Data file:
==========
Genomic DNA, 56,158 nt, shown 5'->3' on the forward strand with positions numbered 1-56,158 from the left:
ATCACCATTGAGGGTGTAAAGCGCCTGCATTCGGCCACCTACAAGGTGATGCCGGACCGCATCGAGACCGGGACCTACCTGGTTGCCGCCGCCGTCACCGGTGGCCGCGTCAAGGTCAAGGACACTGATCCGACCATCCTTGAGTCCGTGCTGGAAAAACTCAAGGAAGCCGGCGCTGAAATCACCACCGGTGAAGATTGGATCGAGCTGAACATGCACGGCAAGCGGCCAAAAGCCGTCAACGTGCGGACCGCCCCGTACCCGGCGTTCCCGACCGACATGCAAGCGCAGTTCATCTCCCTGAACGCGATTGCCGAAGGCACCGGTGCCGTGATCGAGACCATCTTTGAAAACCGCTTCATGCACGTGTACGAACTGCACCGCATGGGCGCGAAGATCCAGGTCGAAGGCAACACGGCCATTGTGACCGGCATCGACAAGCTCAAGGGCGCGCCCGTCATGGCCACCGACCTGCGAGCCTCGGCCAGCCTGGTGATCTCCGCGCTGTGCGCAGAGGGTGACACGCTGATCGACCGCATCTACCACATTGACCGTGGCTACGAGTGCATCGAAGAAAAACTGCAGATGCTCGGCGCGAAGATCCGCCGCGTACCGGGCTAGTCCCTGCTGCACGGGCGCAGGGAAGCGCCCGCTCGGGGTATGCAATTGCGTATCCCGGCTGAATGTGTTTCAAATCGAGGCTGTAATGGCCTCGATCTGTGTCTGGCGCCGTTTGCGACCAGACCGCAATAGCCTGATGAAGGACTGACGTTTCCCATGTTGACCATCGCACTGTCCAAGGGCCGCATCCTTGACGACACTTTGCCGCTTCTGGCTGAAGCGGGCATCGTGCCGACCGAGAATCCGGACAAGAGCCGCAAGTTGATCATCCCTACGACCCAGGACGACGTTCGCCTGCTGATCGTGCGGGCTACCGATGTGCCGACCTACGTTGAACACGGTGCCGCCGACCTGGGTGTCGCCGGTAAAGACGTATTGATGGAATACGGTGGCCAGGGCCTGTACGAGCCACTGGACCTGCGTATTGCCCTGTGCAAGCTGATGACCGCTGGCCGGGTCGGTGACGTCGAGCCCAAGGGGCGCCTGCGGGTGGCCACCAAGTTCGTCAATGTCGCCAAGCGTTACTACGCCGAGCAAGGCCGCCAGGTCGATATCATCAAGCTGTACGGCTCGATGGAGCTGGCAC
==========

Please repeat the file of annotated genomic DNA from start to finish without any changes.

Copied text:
Genomic DNA, 56,158 nt, shown 5'->3' on the forward strand with positions numbered 1-56,158 from the left:
ATCACCATTGAGGGTGTAAAGCGCCTGCATTCGGCCACCTACAAGGTGATGCCGGACCGCATCGAGACCGGGACCTACCTGGTTGCCGCCGCCGTCACCGGTGGCCGCGTCAAGGTCAAGGACACTGATCCGACCATCCTTGAGTCCGTGCTGGAAAAACTCAAGGAAGCCGGCGCTGAAATCACCACCGGTGAAGATTGGATCGAGCTGAACATGCACGGCAAGCGGCCAAAAGCCGTCAACGTGCGGACCGCCCCGTACCCGGCGTTCCCGACCGACATGCAAGCGCAGTTCATCTCCCTGAACGCGATTGCCGAAGGCACCGGTGCCGTGATCGAGACCATCTTTGAAAACCGCTTCATGCACGTGTACGAACTGCACCGCATGGGCGCGAAGATCCAGGTCGAAGGCAACACGGCCATTGTGACCGGCATCGACAAGCTCAAGGGCGCGCCCGTCATGGCCACCGACCTGCGAGCCTCGGCCAGCCTGGTGATCTCCGCGCTGTGCGCAGAGGGTGACACGCTGATCGACCGCATCTACCACATTGACCGTGGCTACGAGTGCATCGAAGAAAAACTGCAGATGCTCGGCGCGAAGATCCGCCGCGTACCGGGCTAGTCCCTGCTGCACGGGCGCAGGGAAGCGCCCGCTCGGGGTATGCAATTGCGTATCCCGGCTGAATGTGTTTCAAATCGAGGCTGTAATGGCCTCGATCTGTGTCTGGCGCCGTTTGCGACCAGACCGCAATAGCCTGATGAAGGACTGACGTTTCCCATGTTGACCATCGCACTGTCCAAGGGCCGCATCCTTGACGACACTTTGCCGCTTCTGGCTGAAGCGGGCATCGTGCCGACCGAGAATCCGGACAAGAGCCGCAAGTTGATCATCCCTACGACCCAGGACGACGTTCGCCTGCTGATCGTGCGGGCTACCGATGTGCCGACCTACGTTGAACACGGTGCCGCCGACCTGGGTGTCGCCGGTAAAGACGTATTGATGGAATACGGTGGCCAGGGCCTGTACGAGCCACTGGACCTGCGTATTGCCCTGTGCAAGCTGATGACCGCTGGCCGGGTCGGTGACGTCGAGCCCAAGGGGCGCCTGCGGGTGGCCACCAAGTTCGTCAATGTCGCCAAGCGTTACTACGCCGAGCAAGGCCGCCAGGTCGATATCATCAAGCTGTACGGCTCGATGGAGCTGGCAC